It’s not a coincidence that Jesus did most of his teaching while at table over a meal. Learning at the table would have been natural to him. As a boy, he probably first learned many of the traditions and history of the Jewish people through mealtime prayers and from the celebratory rituals that preceded feasts. Jewish prayers are filled with history and are often mini-catechisms.
Once Jesus began his public ministry, he was often on the road and had to depend on the hospitality of strangers for meals and a place to rest. Not only did he use those meals as an opportunity to teach, but he also used the language of hospitality to describe God and his kingdom.
That hospitality was an important virtue would have been an old idea even in Jesus’ time. The theme of the necessary, yet precarious, relationship between guest and host was a familiar one to the ancient Hebrews as well as to other ancient cultures (see “My Big Fat Greek Welcome”). Hospitality in the ancient world was much more than politeness or friendliness. In an age when inns were few and far between, travelers had to rely upon the hospitality of strangers to aid them in their journeys. Hospitality was also a way to survive in a culture where political boundaries were in constant flux. A traveler might find himself in unfriendly territory all too quickly.
The Israelites were hospitable out of a sense of communal responsibility, out of obedience to the Mosaic law, and because of their desire to please God. Proverbs says even enemies must be given the necessities of survival, because generosity is a reproof to those who lack that virtue: “If your enemy is hungry, give him bread to eat; and if he is thirsty, give him water to drink; for you will heap coals of fire on his head, and the Lord will reward you” (Prov. 25:21–22).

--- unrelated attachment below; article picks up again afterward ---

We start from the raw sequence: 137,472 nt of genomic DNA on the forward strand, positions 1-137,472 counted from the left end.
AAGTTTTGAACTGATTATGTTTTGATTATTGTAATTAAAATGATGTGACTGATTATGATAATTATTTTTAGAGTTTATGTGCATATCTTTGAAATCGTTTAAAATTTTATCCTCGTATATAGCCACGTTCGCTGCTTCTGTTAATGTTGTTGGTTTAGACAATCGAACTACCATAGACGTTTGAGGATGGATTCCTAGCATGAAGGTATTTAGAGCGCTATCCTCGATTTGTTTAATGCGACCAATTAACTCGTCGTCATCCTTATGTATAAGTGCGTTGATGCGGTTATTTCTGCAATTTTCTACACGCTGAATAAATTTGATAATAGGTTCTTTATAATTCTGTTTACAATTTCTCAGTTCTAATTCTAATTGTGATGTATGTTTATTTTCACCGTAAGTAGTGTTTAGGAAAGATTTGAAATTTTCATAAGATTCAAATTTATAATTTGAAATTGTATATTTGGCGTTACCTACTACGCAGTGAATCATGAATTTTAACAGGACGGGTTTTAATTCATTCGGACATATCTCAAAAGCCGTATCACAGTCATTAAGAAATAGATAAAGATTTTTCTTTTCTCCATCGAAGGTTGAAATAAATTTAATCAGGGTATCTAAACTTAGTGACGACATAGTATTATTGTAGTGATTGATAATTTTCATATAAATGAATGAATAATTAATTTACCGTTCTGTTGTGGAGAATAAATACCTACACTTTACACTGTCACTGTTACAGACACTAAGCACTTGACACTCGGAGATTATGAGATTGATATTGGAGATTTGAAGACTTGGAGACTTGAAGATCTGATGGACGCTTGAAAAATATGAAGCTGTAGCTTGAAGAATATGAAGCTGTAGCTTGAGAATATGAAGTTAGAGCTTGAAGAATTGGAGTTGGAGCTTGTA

In the Beginning
The biblical lessons of hospitality begin in Genesis, at the beginning of salvation history. The stories of Abraham and others illustrate the way a guest should be treated. When three strangers approached his tent, he ran out to greet them and prepared a lavish meal for them. He later learned that they were God’s messengers sent to reveal that his formerly barren wife would bear a son.
Hosts had a sacred obligation to provide food and drink, water to wash their feet, and a place to rest. The guest had an obligation to accept what was offered. The refusal on either part was a serious breach of honor.
The obligations of hospitality also included protecting the guest from harm. The seriousness of this obligation is shown in the story of Lot, who offered his daughters to an angry mob rather than allow guests who “have come under the shelter of my roof” (Gen. 19:8) to be harmed. (Those guests turned out to be messengers from God.) In return, the guest had a solemn obligation not to harm the host. In the ancient world—and still today in some cultures—the sharing of food constituted a covenant of friendship, and one of the most despicable acts would be to eat with someone and then betray him. Knowing that adds another dimension to Judas’s betrayal.
Other stories that illustrate the power and importance of hospitality abound in the Old Testament. For example, Abraham’s servant is so generously received by Rebecca at the well that he recognizes her as the perfect wife for Isaac (Gen. 24). And in the second book of Kings, the prophets Elijah and Elisha repay their hosts by curing their sons. In a gesture of gratitude prefiguring the Eucharist, Elijah blesses his hostess’s grain so that it never runs out (2 Kgs. 4).
The Mosaic law explicated the necessity of hospitality. Having known from their years in slavery in Egypt what it was like to be a foreigner at the mercy of their hosts, the Israelites had a special kinship with strangers, which the laws of Moses reiterated: “You shall not oppress a stranger . . . for you were strangers in the land of Egypt” (Ex. 23:9). In Leviticus, Christ’s golden rule is prefigured: “When a stranger sojourns with you in your land, you shall not do him wrong. The stranger who sojourns with you shall be to you as the native among you, and you shall love him as yourself, for you were strangers in the land of Egypt” (Lev. 19:33–34).
The repetition of the refrain “for you were strangers” reminded the Hebrews to be hospitable out of sympathy and charity, in addition to obedience to the law of God handed down through Moses. They were dependent on God’s assistance when they were in the desert; now they must respond with generosity when others are in trouble.